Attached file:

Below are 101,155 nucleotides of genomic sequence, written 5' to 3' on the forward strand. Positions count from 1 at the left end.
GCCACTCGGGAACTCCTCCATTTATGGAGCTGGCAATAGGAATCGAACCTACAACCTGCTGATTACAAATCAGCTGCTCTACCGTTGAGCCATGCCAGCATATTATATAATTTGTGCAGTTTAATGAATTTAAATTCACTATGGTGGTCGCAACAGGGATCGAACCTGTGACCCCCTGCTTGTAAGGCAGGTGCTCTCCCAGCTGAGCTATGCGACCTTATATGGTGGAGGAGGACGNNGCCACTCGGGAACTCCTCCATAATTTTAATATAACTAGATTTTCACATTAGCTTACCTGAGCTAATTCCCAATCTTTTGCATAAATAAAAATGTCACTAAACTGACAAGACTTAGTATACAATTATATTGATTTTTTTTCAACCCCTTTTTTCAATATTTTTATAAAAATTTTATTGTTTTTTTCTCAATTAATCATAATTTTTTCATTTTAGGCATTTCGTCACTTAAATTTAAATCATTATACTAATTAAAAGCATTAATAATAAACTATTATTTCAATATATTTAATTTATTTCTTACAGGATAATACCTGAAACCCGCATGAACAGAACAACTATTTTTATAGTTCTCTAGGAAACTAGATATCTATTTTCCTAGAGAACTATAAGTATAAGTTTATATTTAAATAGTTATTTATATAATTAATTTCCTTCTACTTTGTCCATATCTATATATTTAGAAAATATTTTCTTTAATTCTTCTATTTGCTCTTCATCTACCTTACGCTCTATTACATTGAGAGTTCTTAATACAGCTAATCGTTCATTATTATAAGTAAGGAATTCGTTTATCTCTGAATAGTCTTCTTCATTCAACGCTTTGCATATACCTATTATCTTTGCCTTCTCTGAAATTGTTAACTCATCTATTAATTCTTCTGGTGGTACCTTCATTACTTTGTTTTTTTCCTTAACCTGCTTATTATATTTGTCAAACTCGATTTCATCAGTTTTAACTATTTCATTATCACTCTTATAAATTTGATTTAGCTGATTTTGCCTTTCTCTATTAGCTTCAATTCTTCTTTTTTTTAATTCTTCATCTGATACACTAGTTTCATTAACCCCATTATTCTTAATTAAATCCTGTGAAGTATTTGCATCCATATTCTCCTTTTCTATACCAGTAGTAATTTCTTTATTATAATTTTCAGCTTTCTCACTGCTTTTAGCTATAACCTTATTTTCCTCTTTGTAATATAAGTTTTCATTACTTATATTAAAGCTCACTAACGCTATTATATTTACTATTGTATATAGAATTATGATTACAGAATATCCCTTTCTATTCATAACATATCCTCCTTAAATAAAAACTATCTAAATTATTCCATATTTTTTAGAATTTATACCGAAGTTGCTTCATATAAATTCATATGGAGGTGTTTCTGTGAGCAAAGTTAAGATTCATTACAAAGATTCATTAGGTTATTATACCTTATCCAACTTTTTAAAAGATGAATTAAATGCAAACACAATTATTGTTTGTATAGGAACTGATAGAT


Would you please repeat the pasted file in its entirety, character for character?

Below are 101,155 nucleotides of genomic sequence, written 5' to 3' on the forward strand. Positions count from 1 at the left end.
GCCACTCGGGAACTCCTCCATTTATGGAGCTGGCAATAGGAATCGAACCTACAACCTGCTGATTACAAATCAGCTGCTCTACCGTTGAGCCATGCCAGCATATTATATAATTTGTGCAGTTTAATGAATTTAAATTCACTATGGTGGTCGCAACAGGGATCGAACCTGTGACCCCCTGCTTGTAAGGCAGGTGCTCTCCCAGCTGAGCTATGCGACCTTATATGGTGGAGGAGGACGNNGCCACTCGGGAACTCCTCCATAATTTTAATATAACTAGATTTTCACATTAGCTTACCTGAGCTAATTCCCAATCTTTTGCATAAATAAAAATGTCACTAAACTGACAAGACTTAGTATACAATTATATTGATTTTTTTTCAACCCCTTTTTTCAATATTTTTATAAAAATTTTATTGTTTTTTTCTCAATTAATCATAATTTTTTCATTTTAGGCATTTCGTCACTTAAATTTAAATCATTATACTAATTAAAAGCATTAATAATAAACTATTATTTCAATATATTTAATTTATTTCTTACAGGATAATACCTGAAACCCGCATGAACAGAACAACTATTTTTATAGTTCTCTAGGAAACTAGATATCTATTTTCCTAGAGAACTATAAGTATAAGTTTATATTTAAATAGTTATTTATATAATTAATTTCCTTCTACTTTGTCCATATCTATATATTTAGAAAATATTTTCTTTAATTCTTCTATTTGCTCTTCATCTACCTTACGCTCTATTACATTGAGAGTTCTTAATACAGCTAATCGTTCATTATTATAAGTAAGGAATTCGTTTATCTCTGAATAGTCTTCTTCATTCAACGCTTTGCATATACCTATTATCTTTGCCTTCTCTGAAATTGTTAACTCATCTATTAATTCTTCTGGTGGTACCTTCATTACTTTGTTTTTTTCCTTAACCTGCTTATTATATTTGTCAAACTCGATTTCATCAGTTTTAACTATTTCATTATCACTCTTATAAATTTGATTTAGCTGATTTTGCCTTTCTCTATTAGCTTCAATTCTTCTTTTTTTTAATTCTTCATCTGATACACTAGTTTCATTAACCCCATTATTCTTAATTAAATCCTGTGAAGTATTTGCATCCATATTCTCCTTTTCTATACCAGTAGTAATTTCTTTATTATAATTTTCAGCTTTCTCACTGCTTTTAGCTATAACCTTATTTTCCTCTTTGTAATATAAGTTTTCATTACTTATATTAAAGCTCACTAACGCTATTATATTTACTATTGTATATAGAATTATGATTACAGAATATCCCTTTCTATTCATAACATATCCTCCTTAAATAAAAACTATCTAAATTATTCCATATTTTTTAGAATTTATACCGAAGTTGCTTCATATAAATTCATATGGAGGTGTTTCTGTGAGCAAAGTTAAGATTCATTACAAAGATTCATTAGGTTATTATACCTTATCCAACTTTTTAAAAGATGAATTAAATGCAAACACAATTATTGTTTGTATAGGAACTGATAGAT